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SAP moves over to IBM for Cloud Infrastructure Services

IBM servers will now power SAP's infrastructure
IBM servers will now power SAP's infrastructure
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Just a few months after it announced an "exclusive partnership" with Apple, IBM struck a deal with SAP that will get enterprise analysts even more excited.

Big Blue will become SAP's preferred provider of Cloud Infrastructure Services for its business critical applications - HANA Business Suite and other cloud services - but it is the way SAP pitches it that will get tongues wagging.

The PR team selected the expression "premier strategic provider" which could mean that the company has decided to spread its risks by using a provider other than Oracle; whether that means getting rid of Larry Ellison's firm may be premature at this stage.

Of the announcement, IBM Chairman, President and CEO Ginni Rometty said that "It builds on our two companies' long history of bringing innovation to business, and extends IBM's position as the premier global cloud platform" while Bill McDermott, CEO of SAP added "this global agreement with IBM heralds a new era of cloud collaboration".

Due to their sheer scale, both companies do have some overlapping solution although not as extensive as Oracle and SAP. Being able to rely and utilise someone else's cloud infrastructure must come as a massive relief for SAP's management.

IBM's forte remains cloud infrastructure (PAAS and IAAS) rather than services (SAAS) and together with SAP, it can provide with a reasonably wide array of services to keep Oracle at bay. It has invested more than $4 billion over the last 18 months with the acquisition of SoftLayer, expansion of its DC count to 40 and the introduction of Bluemix.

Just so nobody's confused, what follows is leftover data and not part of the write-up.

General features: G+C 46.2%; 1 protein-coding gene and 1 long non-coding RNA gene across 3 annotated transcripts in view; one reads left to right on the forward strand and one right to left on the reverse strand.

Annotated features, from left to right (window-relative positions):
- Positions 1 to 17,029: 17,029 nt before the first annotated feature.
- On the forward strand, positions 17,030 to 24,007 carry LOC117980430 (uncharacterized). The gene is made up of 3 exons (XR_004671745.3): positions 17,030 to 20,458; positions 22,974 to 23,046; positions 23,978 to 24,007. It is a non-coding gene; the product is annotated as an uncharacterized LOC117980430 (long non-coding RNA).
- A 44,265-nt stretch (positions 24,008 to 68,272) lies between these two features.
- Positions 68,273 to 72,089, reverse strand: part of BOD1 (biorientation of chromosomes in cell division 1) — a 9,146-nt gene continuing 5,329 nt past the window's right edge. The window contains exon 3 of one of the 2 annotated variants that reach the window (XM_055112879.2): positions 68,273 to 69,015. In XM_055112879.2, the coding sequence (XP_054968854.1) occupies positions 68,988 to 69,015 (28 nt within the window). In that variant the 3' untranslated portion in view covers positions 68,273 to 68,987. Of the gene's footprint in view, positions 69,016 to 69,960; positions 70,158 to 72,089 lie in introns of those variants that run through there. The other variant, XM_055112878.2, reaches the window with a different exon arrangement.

Desire Athow

Managing Editor, TechRadar Pro

Désiré has been musing and writing about technology during a career spanning four decades. He dabbled in website building and web hosting when DHTML and frames were en vogue and started writing about the impact of technology on society just before the start of the Y2K hysteria at the turn of the last millennium. Then followed a weekly tech column in a local business magazine in Mauritius, a late night tech radio programme called Clicplus and a freelancing gig at the now-defunct, Theinquirer, with the legendary Mike Magee as mentor. Following an eight-year stint at where he discovered the joys of global techfests, Désiré now heads up TechRadar Pro. He has an affinity for anything hardware and staunchly refuses to stop writing reviews of obscure products or cover niche B2B software-as-a-service providers.